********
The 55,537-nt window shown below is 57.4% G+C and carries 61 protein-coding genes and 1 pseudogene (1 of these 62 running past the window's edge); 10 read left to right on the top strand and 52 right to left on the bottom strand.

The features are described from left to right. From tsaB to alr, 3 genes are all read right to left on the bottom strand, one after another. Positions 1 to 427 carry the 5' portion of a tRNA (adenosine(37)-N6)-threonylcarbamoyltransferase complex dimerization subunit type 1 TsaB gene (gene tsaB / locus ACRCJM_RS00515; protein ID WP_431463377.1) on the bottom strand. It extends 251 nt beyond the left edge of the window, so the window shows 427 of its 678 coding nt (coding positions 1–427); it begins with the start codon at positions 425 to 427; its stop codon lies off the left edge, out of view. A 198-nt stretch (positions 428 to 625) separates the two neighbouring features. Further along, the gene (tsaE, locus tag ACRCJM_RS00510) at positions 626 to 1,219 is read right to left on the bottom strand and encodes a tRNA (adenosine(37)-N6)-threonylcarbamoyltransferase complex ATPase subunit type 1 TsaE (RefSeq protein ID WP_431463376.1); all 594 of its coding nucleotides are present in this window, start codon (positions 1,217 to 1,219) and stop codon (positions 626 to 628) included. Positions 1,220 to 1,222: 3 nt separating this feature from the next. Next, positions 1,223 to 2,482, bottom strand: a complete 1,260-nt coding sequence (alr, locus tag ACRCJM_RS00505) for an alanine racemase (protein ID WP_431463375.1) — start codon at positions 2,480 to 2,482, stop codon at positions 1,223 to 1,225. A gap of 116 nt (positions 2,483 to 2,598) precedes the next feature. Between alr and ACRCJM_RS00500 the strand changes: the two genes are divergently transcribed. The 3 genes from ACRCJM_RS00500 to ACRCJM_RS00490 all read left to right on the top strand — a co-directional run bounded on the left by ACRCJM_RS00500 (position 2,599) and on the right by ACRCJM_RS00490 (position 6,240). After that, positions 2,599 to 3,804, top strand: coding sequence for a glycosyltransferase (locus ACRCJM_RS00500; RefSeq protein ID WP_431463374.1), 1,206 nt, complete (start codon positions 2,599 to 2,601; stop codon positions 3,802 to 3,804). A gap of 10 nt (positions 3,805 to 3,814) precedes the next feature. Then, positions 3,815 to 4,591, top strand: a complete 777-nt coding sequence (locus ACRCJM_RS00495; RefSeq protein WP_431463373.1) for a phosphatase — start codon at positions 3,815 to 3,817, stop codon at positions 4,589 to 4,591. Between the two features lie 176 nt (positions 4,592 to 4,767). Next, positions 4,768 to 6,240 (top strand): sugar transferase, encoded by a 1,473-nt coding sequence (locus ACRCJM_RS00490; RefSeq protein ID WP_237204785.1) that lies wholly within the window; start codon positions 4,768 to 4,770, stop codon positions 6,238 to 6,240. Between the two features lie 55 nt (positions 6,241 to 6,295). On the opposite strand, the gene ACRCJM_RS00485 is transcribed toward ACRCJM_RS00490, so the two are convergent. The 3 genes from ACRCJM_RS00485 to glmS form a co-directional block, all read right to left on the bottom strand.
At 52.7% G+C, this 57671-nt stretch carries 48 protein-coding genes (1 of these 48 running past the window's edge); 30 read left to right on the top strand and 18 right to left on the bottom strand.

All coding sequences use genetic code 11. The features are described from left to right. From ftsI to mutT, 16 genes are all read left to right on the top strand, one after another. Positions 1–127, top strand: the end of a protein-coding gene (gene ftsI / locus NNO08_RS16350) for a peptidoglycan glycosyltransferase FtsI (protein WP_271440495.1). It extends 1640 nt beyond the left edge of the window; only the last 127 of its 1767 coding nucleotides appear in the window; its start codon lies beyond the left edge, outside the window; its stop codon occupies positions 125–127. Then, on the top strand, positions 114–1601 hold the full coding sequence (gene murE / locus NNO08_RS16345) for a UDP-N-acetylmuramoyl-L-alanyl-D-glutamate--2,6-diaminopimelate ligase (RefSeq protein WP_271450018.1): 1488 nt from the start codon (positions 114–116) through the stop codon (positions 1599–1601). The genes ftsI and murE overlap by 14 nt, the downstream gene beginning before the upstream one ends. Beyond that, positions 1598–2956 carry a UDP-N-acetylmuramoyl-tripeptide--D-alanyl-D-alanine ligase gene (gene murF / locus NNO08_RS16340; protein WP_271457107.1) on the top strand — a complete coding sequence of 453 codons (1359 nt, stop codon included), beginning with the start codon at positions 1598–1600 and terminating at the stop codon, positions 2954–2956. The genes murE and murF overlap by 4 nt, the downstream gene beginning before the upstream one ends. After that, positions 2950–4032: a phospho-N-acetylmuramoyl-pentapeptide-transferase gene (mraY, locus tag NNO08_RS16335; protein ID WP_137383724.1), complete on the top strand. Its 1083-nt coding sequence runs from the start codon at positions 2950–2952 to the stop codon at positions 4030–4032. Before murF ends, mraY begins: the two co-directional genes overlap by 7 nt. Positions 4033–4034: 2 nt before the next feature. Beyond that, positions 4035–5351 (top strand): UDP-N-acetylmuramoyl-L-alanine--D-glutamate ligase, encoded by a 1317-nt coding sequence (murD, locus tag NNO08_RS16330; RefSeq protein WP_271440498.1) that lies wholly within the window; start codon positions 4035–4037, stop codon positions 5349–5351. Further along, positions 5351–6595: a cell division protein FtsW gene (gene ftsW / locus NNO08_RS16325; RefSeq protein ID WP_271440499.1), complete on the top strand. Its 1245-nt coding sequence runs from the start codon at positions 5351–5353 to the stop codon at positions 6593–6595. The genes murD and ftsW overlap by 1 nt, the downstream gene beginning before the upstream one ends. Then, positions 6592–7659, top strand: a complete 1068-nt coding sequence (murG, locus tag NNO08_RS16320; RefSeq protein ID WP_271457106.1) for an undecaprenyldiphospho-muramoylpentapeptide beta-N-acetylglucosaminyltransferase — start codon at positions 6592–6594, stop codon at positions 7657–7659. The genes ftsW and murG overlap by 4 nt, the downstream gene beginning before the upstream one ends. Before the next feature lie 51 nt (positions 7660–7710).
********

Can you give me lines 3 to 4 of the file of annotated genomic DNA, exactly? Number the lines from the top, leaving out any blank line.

At 52.7% G+C, this 57671-nt stretch carries 48 protein-coding genes (1 of these 48 running past the window's edge); 30 read left to right on the top strand and 18 right to left on the bottom strand.

All coding sequences use genetic code 11. The features are described from left to right. From ftsI to mutT, 16 genes are all read left to right on the top strand, one after another. Positions 1–127, top strand: the end of a protein-coding gene (gene ftsI / locus NNO08_RS16350) for a peptidoglycan glycosyltransferase FtsI (protein WP_271440495.1). It extends 1640 nt beyond the left edge of the window; only the last 127 of its 1767 coding nucleotides appear in the window; its start codon lies beyond the left edge, outside the window; its stop codon occupies positions 125–127. Then, on the top strand, positions 114–1601 hold the full coding sequence (gene murE / locus NNO08_RS16345) for a UDP-N-acetylmuramoyl-L-alanyl-D-glutamate--2,6-diaminopimelate ligase (RefSeq protein WP_271450018.1): 1488 nt from the start codon (positions 114–116) through the stop codon (positions 1599–1601). The genes ftsI and murE overlap by 14 nt, the downstream gene beginning before the upstream one ends. Beyond that, positions 1598–2956 carry a UDP-N-acetylmuramoyl-tripeptide--D-alanyl-D-alanine ligase gene (gene murF / locus NNO08_RS16340; protein WP_271457107.1) on the top strand — a complete coding sequence of 453 codons (1359 nt, stop codon included), beginning with the start codon at positions 1598–1600 and terminating at the stop codon, positions 2954–2956. The genes murE and murF overlap by 4 nt, the downstream gene beginning before the upstream one ends. After that, positions 2950–4032: a phospho-N-acetylmuramoyl-pentapeptide-transferase gene (mraY, locus tag NNO08_RS16335; protein ID WP_137383724.1), complete on the top strand. Its 1083-nt coding sequence runs from the start codon at positions 2950–2952 to the stop codon at positions 4030–4032. Before murF ends, mraY begins: the two co-directional genes overlap by 7 nt. Positions 4033–4034: 2 nt before the next feature. Beyond that, positions 4035–5351 (top strand): UDP-N-acetylmuramoyl-L-alanine--D-glutamate ligase, encoded by a 1317-nt coding sequence (murD, locus tag NNO08_RS16330; RefSeq protein WP_271440498.1) that lies wholly within the window; start codon positions 4035–4037, stop codon positions 5349–5351. Further along, positions 5351–6595: a cell division protein FtsW gene (gene ftsW / locus NNO08_RS16325; RefSeq protein ID WP_271440499.1), complete on the top strand. Its 1245-nt coding sequence runs from the start codon at positions 5351–5353 to the stop codon at positions 6593–6595. The genes murD and ftsW overlap by 1 nt, the downstream gene beginning before the upstream one ends. Then, positions 6592–7659, top strand: a complete 1068-nt coding sequence (murG, locus tag NNO08_RS16320; RefSeq protein ID WP_271457106.1) for an undecaprenyldiphospho-muramoylpentapeptide beta-N-acetylglucosaminyltransferase — start codon at positions 6592–6594, stop codon at positions 7657–7659. The genes ftsW and murG overlap by 4 nt, the downstream gene beginning before the upstream one ends. Before the next feature lie 51 nt (positions 7660–7710).